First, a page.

George Washington Papers

To George Washington from Johann Georg Christian Fick, 27 January 1794

From Johann Georg Christian Fick

Erlangen1 January the 27th 1794.


From another part of the globe I find myself induced, by reverence to You and Your great merits to Your Country, whose freedom and happiness You have been the founder of, to tell You an history, which I believe, shall be worthy of Your and Your country’s notice. A quarter of a year past there arrived, three hours from hence, at Nuremberg, a Gentleman who pretended to be an Englishman, and who did give himself the name of Williams; some time after he shewed Diplomes and letters and declared himself for a Colonel in the Service of the United States of North-America; these Diplomes had the seals and arms of the North-American States, had to their subscription Your own name; and he pretended, that it had been committed to his care, to make suit for Officers to a new raising Regiment in Your Country’s service. One of my friends at Nuremberg recommended myself to him,2 and he promised me the place of an Auditor in this Regiment. Other persons here and at Nuremberg he promissed also places and did bid us, to prepare ourselves to the journey. Now he went to Munchen with the declaration, to get there more Officers, and from thence he would send us our Patents. I began the preparation for the journey, anounced my place here at the University and squandered all my little stock of cash to the preparation of the journey. How happy did I dream myself to be so near in fulfilling my long concealed wishes, viz. to serve a Country, whose whole Governmnt did simpathize so much with my political sentiments; but, alas! at last we found ourselves deceived, he had imposed upon a Merchant at Nuremberg with some thousand Florens, and he was gone off from Munchen, after having played there also, for some days, the same trick, having worn there the North-American Regimentals, with the letters P.W. at the girdle before the breast, having payed in this quality to the Elector of Bavarie some visits and having deceived also Merchants and other young people.3 I am assured, Sir! this bad history will be very displeasant to You, the more, because the same trick has been played a Year ago in the Northern Germany, and by which Your great Name has also been put to this wrong use. I believe, Sir, the best method for preventing it in the future, might be, to publish some declaration in german and perhaps french news papers, and for this I wait Your kind command. How many misfortunes can such wretches otherwise commit in our Germany, because many thousands become transported at seeing Your name, and believe all, what is said to them! I know this by myself: some electrical stroke I did feel at looking at Your name, and therefore I threw myself and my great family in the greatest troubles; for now I am without a settlement, and know not, how to maintain my wife and five children. With these, it was my parting wish, to go to a country, which has great Washington at its head! Already I did make many schemes, how I would serve my new country with my few parts, without my office! Perhaps, Sir, this betrayer should only be the mean of recommending myself to Your favour and perhaps this letter procures me a settlement in a country, to whose service my great family should be educated; perhaps I could become a real Auditor, or some teacher at a publick school or at the new establishing University at Philadelphia. Dare I wish, Sir, to see from You some lines in answer of this? they should be my greatest treasure. A Merchant, who lives here, has two brothers, likewise merchants, at New York, named Jacob Mark and Compy.4 by these You will have these bold lines, and by these You can bless with an answer. Sir Your most humble devoted Servant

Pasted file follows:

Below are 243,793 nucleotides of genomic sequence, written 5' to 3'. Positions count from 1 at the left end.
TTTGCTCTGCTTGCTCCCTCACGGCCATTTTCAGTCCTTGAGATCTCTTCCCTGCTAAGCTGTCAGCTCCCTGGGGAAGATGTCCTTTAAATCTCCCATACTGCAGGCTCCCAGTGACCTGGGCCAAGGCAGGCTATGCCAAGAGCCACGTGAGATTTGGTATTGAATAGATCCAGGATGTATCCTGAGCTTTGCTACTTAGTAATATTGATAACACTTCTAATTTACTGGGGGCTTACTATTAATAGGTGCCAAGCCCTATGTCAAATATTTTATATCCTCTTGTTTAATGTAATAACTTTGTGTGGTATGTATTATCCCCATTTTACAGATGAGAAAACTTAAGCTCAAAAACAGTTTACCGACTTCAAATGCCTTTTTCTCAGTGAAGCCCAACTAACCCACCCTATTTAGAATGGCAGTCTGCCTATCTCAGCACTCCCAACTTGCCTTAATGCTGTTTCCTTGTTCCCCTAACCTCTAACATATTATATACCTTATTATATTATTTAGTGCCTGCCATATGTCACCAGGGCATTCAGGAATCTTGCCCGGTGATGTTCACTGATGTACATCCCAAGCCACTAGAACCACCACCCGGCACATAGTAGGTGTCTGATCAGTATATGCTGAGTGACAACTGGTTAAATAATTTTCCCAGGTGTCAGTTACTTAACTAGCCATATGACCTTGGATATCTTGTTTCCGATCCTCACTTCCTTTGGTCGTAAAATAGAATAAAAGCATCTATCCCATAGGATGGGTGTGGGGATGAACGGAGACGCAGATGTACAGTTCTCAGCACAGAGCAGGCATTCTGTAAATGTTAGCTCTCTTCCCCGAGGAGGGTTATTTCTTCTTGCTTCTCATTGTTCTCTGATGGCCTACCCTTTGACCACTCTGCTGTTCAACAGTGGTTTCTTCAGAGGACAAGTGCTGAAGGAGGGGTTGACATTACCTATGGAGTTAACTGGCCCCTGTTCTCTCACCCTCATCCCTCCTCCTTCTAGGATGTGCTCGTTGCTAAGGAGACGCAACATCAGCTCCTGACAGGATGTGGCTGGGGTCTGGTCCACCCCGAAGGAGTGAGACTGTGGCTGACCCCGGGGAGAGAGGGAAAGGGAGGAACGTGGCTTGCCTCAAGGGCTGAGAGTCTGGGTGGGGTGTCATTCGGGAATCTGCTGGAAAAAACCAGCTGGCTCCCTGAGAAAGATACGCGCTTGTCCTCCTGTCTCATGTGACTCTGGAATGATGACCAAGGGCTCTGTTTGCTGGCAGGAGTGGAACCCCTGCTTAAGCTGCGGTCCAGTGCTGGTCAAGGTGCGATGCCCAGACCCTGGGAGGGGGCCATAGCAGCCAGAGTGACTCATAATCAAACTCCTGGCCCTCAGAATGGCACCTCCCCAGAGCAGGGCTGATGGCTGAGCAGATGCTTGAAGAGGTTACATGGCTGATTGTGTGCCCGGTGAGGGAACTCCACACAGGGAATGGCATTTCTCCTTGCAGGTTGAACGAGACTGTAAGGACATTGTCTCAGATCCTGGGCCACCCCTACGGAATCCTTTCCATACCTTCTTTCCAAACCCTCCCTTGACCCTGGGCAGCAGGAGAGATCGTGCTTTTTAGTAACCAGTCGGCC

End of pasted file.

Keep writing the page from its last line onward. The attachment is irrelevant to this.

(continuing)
John Christian Fick,
late Professor at the University of Erlangen


The writer of this letter was Johann Georg Christian Fick (1763–1821), who wrote Praktishce Englische Sprachlehre für Deutsche beyderley Geschlechts (Graz, 1793).

1The city of Erlangen is situated at the confluence of the Schwabach and Regnitz rivers in present-day southwest Germany and is approximately ten miles north-northwest of Nuremberg. It was the site of the Friedrich-Alexander University.

2Fick’s friend was Johann Benjamin Erhard, who wrote about this scam in a letter to GW of this same date; see also Karl August Freiherr von Wangenheim to GW, 10 February.

3Karl Theodor (Charles Theodore; 1724–1799), who resided in Munich, was the Elector and Duke of Bavaria from 1777 until his death.

4The New York City mercantile firm of Jacob Mark & Co. was at 99 Market Street (New-York Directory, 1794 description begins William Duncan. The New-York Directory, and Register, for the year 1794 . . . . New York, 1794. description ends , 124). On Jacob’s brother and former partner, Philip Mark, see Edmund Randolph to GW, 9 April (second letter), and n.1 to that document. No reply from GW has been found.

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